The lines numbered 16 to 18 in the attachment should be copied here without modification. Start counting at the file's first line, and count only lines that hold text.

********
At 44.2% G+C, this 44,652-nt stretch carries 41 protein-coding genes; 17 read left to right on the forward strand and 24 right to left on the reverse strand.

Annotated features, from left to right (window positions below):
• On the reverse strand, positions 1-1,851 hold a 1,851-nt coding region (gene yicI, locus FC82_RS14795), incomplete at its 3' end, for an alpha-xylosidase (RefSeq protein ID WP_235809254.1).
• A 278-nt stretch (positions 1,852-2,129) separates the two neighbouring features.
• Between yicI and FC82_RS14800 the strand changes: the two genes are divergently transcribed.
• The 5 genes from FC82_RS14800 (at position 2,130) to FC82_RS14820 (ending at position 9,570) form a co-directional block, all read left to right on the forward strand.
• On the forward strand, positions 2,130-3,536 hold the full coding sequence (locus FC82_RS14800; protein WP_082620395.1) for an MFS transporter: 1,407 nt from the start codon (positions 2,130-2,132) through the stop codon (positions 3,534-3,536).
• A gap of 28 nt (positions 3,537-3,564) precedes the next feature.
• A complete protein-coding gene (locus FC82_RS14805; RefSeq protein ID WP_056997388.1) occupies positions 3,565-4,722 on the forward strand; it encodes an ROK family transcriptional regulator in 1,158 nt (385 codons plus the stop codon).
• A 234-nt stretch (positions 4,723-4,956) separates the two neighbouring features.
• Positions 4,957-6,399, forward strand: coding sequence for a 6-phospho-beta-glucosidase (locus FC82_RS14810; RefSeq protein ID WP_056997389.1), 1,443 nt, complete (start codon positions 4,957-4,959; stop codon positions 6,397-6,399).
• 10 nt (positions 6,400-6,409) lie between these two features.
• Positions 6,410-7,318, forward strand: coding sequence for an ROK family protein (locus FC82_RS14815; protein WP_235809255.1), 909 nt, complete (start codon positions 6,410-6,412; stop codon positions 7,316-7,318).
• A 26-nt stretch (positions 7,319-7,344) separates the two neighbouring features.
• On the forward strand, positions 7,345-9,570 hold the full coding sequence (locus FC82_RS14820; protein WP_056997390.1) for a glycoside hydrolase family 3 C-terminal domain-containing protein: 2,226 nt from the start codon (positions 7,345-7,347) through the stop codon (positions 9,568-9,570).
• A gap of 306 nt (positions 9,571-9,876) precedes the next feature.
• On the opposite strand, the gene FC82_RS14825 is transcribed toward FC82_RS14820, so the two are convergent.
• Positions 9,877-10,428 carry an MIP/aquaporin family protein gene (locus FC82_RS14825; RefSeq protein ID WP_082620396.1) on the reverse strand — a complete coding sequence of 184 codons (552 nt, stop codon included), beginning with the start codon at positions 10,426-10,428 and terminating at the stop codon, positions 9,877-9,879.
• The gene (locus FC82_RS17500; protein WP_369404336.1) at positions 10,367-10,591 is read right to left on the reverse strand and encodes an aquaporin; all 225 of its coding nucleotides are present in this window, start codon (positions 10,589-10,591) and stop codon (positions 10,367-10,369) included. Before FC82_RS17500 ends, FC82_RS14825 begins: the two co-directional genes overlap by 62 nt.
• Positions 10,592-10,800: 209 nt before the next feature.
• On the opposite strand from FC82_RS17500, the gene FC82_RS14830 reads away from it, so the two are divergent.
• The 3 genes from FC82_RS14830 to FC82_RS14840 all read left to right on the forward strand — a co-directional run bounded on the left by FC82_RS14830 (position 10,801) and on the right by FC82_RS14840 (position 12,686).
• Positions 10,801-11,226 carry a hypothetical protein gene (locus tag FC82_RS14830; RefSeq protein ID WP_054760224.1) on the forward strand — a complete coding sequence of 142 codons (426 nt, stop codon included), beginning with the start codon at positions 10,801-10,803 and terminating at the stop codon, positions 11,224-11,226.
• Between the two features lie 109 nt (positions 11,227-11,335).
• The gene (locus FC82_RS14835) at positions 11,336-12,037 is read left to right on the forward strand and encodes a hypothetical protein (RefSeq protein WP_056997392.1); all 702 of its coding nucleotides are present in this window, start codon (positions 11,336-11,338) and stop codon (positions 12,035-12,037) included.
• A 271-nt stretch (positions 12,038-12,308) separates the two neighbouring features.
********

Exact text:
• A gap of 306 nt (positions 9,571-9,876) precedes the next feature.
• On the opposite strand, the gene FC82_RS14825 is transcribed toward FC82_RS14820, so the two are convergent.
• Positions 9,877-10,428 carry an MIP/aquaporin family protein gene (locus FC82_RS14825; RefSeq protein ID WP_082620396.1) on the reverse strand — a complete coding sequence of 184 codons (552 nt, stop codon included), beginning with the start codon at positions 10,426-10,428 and terminating at the stop codon, positions 9,877-9,879.